“There are so many adult events in our area, but this is an event geared toward families, and it’s free,” said Katterheinrich. “There are a lot of families that don’t get to go on vacation, that don’t get to go to the pool, that don’t always have these kind of opportunities. Ravens Care is supported by area churches, so working together on a family event with the churches, is really natural fit.”
Pastor Max Begley of Second Baptist Church in Defiance, is pleased to be a part of this event and the spirit of cooperation that has grown among the churches and with Ravens Care.
“Each individual church may not be able to do a family festival by itself because it may be limited by resources, so by coming together, we can do something better together that has a greater positive impact on the community,” said Begley. “Because Rick and his church had already been doing this, we agreed to work together to build on that, and once we did, it started coming together quickly.”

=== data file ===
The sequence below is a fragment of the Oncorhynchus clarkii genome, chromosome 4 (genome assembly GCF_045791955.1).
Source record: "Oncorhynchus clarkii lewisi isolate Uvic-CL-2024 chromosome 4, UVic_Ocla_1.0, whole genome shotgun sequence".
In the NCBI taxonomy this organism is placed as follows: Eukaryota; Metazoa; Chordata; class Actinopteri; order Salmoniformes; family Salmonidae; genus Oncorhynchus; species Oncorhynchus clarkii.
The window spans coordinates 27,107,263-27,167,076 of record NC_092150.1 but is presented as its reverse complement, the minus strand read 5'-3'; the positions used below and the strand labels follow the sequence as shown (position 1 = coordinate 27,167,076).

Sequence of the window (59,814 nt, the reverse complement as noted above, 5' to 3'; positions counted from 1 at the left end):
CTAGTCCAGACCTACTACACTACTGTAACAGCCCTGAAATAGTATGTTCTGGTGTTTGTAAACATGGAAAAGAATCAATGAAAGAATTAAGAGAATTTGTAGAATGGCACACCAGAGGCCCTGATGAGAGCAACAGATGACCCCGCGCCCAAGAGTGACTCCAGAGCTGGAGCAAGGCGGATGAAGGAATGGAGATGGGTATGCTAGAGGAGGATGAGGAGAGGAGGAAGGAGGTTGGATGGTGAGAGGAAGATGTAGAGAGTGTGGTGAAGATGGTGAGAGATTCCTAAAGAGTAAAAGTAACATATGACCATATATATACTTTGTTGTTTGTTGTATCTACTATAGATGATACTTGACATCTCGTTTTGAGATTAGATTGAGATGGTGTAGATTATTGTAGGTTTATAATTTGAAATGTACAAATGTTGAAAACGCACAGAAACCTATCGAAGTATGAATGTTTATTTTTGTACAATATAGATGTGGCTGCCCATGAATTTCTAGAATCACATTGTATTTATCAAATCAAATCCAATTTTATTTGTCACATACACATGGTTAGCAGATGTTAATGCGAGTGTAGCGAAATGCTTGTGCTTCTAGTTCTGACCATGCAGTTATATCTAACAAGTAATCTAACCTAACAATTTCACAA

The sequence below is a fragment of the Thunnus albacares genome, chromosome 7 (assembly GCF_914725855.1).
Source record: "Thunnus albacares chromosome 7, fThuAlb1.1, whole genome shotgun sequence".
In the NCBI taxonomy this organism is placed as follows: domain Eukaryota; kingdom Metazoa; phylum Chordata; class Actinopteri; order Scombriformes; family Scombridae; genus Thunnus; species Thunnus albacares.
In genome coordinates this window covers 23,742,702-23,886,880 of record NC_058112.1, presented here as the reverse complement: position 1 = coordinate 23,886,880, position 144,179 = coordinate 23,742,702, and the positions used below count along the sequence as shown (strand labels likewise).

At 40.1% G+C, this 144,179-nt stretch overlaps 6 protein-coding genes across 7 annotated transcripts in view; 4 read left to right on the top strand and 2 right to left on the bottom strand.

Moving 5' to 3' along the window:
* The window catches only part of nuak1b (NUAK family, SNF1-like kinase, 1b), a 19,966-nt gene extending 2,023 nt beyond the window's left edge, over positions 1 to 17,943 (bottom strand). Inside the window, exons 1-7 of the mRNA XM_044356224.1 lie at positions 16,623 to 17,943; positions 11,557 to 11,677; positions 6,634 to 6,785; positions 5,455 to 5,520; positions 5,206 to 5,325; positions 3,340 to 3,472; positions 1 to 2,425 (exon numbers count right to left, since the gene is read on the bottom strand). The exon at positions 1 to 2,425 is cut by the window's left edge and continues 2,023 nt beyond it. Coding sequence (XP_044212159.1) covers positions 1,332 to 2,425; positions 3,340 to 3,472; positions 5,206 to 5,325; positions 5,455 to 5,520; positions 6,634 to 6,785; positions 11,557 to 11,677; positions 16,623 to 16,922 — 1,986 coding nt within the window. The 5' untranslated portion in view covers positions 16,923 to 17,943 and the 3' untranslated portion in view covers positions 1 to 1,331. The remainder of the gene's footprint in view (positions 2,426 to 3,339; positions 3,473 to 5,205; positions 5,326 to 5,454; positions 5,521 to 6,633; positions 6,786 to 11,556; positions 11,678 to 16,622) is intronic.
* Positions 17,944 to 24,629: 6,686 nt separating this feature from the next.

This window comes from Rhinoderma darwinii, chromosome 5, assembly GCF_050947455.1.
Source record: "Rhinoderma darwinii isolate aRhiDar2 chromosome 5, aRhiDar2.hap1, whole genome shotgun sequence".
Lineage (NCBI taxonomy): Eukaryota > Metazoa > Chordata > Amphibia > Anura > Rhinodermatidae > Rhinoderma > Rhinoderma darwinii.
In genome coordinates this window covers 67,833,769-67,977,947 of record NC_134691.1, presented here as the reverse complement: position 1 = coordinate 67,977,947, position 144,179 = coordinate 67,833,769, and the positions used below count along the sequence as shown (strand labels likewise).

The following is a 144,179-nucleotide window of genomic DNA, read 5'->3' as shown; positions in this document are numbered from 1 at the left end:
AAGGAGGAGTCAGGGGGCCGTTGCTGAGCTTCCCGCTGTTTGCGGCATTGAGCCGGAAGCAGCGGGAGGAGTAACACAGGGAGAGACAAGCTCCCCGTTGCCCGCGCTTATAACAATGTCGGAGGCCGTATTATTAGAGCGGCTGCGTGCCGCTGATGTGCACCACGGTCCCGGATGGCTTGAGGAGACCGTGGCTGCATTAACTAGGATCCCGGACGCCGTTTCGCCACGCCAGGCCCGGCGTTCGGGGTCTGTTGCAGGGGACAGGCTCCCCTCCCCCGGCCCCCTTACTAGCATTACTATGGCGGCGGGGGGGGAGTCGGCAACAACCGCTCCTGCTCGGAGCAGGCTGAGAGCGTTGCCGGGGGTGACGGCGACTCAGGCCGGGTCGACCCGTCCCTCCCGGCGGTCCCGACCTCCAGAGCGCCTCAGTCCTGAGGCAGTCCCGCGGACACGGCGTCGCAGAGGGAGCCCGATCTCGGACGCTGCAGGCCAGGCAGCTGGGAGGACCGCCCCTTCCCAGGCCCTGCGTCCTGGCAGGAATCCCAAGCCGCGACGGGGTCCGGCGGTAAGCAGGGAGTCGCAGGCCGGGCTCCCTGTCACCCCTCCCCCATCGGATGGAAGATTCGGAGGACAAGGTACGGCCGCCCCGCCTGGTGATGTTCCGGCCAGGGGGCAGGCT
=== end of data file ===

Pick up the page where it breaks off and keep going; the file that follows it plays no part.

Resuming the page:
Several of my grandchildren attended the event. According to the newspaper, Fun Fest included:
…large inflatable attractions, Zorbs, hot dogs, popcorn, sno cones, cotton candy, games, crafts by Lowes of Defiance, a karate demonstration, a demonstration from Iron Faith Fitness Center of Defiance, a photo booth, Defiance firemen and fire trucks, Defiance policemen and cruisers, Defiance County Sheriff’s Office, DARE and K-9 dogs.
What’s not to like, right? Sounds like a lot of fun and the proceeds went to support Ravens Care, a “Christian Ministry dedicated to meet needs in the community that are not being met by other agencies.” I am all for any “ministry” or program that helps the least of these, but works of charity should not be used a means to evangelize non-Christians. While Ravens Care, as far as I know, does not evangelize those they serve, the Family Fun Fest did.